I have sent Mr Tucker’s Letter to Morse in a seperate Paper.—Did you see my short Observations respecting the Wall in No Carolina, in my last? I wish’d to Know, generally, what was your Opinion respecting it.

RC (DLC); addressed: “Thomas Jefferson Esqr Vice President of the U. States Philadelphia”; franked; endorsed by TJ as received 28 Jan. and so recorded in SJL.

Your favour: TJ’s letter of 6 Jan. The Grammar School of the College of William and Mary had been closed in the 1779 reorganization of the institution. The dismissed master of the lower school, John Bracken, tried unsuccessfully to challenge the action by means of a lawsuit. However, in 1792 the Board of visitors gave Bracken one of the two new humanities professorships, and in that capacity he reestablished the grammar school; see also Bishop Madison’s letter of 30 Mch. below (Wilford Kale, Hark Upon the Gale: An Illustrated History of the College of William and Mary [Norfolk, 1985], 67–9).

On 14 Nov. 1799 Samuel Harrison Smith’s paper, the Universal Gazette, published TJ’s Memoir on the Megalonyx, [10 Feb. 1797], following the text as it had been published in the Transactions of the American Philosophical Society but omitting the final paragraph and postscript (see Vol. 29:291–304).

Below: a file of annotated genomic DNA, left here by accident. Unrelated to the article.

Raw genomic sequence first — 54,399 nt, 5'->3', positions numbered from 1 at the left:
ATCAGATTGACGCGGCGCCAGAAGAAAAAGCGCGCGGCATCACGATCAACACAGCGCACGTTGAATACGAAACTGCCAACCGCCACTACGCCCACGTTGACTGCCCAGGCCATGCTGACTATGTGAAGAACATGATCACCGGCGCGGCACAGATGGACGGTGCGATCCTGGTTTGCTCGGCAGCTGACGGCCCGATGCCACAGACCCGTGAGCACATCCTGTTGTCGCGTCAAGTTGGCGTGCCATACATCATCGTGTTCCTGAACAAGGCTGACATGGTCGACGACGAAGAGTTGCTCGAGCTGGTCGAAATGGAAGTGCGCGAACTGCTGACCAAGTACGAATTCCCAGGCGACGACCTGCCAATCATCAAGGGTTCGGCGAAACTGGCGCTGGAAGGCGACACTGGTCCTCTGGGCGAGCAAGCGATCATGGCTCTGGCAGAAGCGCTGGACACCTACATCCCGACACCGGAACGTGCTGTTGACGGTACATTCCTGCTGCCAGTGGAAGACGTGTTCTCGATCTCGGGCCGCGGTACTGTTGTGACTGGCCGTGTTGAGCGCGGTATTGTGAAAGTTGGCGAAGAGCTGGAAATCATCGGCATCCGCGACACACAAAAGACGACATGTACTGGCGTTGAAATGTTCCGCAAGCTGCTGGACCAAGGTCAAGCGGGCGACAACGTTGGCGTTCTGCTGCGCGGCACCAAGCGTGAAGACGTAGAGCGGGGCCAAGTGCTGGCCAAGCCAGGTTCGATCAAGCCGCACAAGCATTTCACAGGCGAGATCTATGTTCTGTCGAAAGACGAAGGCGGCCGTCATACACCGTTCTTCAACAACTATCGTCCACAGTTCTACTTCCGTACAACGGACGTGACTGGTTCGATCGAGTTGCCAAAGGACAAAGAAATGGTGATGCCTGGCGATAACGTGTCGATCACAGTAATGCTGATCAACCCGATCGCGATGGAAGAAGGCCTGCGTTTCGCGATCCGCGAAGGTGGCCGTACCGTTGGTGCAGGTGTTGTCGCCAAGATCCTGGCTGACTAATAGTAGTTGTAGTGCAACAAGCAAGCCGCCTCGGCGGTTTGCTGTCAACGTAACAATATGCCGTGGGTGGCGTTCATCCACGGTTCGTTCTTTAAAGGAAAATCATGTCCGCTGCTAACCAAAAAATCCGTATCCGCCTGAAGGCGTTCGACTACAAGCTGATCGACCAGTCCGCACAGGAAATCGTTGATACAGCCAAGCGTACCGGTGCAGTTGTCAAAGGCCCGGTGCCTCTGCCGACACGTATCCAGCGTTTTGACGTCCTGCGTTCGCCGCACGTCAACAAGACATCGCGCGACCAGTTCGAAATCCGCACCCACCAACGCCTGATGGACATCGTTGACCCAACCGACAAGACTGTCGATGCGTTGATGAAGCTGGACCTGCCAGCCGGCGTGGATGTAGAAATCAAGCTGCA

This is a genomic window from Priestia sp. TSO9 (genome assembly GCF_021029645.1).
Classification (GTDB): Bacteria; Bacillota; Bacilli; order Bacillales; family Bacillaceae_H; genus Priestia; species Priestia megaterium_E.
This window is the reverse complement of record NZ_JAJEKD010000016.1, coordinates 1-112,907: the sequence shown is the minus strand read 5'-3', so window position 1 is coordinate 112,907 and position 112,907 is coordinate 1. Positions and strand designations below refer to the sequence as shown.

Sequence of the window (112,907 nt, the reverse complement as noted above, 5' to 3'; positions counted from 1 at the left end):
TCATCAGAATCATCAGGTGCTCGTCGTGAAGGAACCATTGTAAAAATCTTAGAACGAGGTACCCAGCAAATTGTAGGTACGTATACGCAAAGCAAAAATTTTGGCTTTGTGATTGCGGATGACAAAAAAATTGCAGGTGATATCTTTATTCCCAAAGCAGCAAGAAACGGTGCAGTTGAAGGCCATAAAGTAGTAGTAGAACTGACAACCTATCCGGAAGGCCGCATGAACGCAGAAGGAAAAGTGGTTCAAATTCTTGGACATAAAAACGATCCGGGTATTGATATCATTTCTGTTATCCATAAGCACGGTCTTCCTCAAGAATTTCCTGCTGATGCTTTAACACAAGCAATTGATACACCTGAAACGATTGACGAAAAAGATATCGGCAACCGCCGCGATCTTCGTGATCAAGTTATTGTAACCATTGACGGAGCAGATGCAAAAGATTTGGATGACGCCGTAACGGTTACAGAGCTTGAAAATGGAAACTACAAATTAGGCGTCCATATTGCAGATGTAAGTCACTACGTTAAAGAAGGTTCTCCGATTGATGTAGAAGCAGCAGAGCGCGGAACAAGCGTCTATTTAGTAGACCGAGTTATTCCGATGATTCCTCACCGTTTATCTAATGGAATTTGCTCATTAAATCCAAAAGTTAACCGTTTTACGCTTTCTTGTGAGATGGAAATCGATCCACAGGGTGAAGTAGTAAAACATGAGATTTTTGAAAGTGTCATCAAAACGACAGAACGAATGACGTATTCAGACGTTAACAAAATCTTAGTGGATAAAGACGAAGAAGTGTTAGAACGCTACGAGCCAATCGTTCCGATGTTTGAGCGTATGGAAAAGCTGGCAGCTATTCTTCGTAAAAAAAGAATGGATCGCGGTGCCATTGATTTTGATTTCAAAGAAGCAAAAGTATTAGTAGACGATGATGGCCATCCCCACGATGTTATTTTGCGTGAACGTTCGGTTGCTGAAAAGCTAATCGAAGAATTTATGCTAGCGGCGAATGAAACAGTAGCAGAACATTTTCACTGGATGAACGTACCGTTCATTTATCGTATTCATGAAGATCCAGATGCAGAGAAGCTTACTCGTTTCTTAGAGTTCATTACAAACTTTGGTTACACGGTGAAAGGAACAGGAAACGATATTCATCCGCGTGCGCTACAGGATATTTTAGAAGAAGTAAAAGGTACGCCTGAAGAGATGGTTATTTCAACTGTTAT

Heavy rains in 1794 had exposed a buried wall in Rowan County, North Carolina. Although it proved to be a natural phenomenon rather than a human-built structure, to some observers the wall seemed to consist of stones laid in courses and held in place by a form of cement. Geographers commented on it well into the nineteenth century (James S. Brawley, Rowan County: A Brief History [Raleigh, N.C., 1974], 48–51; Jasper Leonidas Stuckey, North Carolina: Its Geology and Mineral Resources [Raleigh, N.C., 1965], 132–3, 218). The person affiliated with the college in that state with whom Bishop Madison communicated about the wall may have been Samuel Eusebius McCorkle, a Presbyterian divine who was involved in the establishment and early operations of the University of North Carolina as a trustee and faculty member in the 1790s but ultimately failed to obtain the institution’s presidency. McCorkle and another clergyman first brought the stone wall to the attention of the American Philosophical Society in the spring of 1797 (William D. Snider, Light on the Hill: A History of the University of North Carolina at Chapel Hill [Chapel Hill, 1992], 9, 19–25, 28–9, 32; APS description begins American Philosophical Society description ends , Proceedings, 22, pt. 3 [1884], 257–8).

Tucker’s letter to morse: A Letter, to the Rev. Jedidiah Morse, A.M. (Richmond, 1795), which criticized statements made about Virginia in Morse’s American Universal Geography. The pamphlet identified its author, St. George Tucker, only as “a citizen of Williamsburg.” See Evans, description begins Charles Evans, Clifford K. Shipton, and Roger P. Bristol, comps., American Bibliography: A Chronological Dictionary of all Books, Pamphlets and Periodical Publications Printed in the United States of America from …1639 …to …1820, Chicago and Worcester, Mass., 1903–59,14 vols. description ends No. 29662.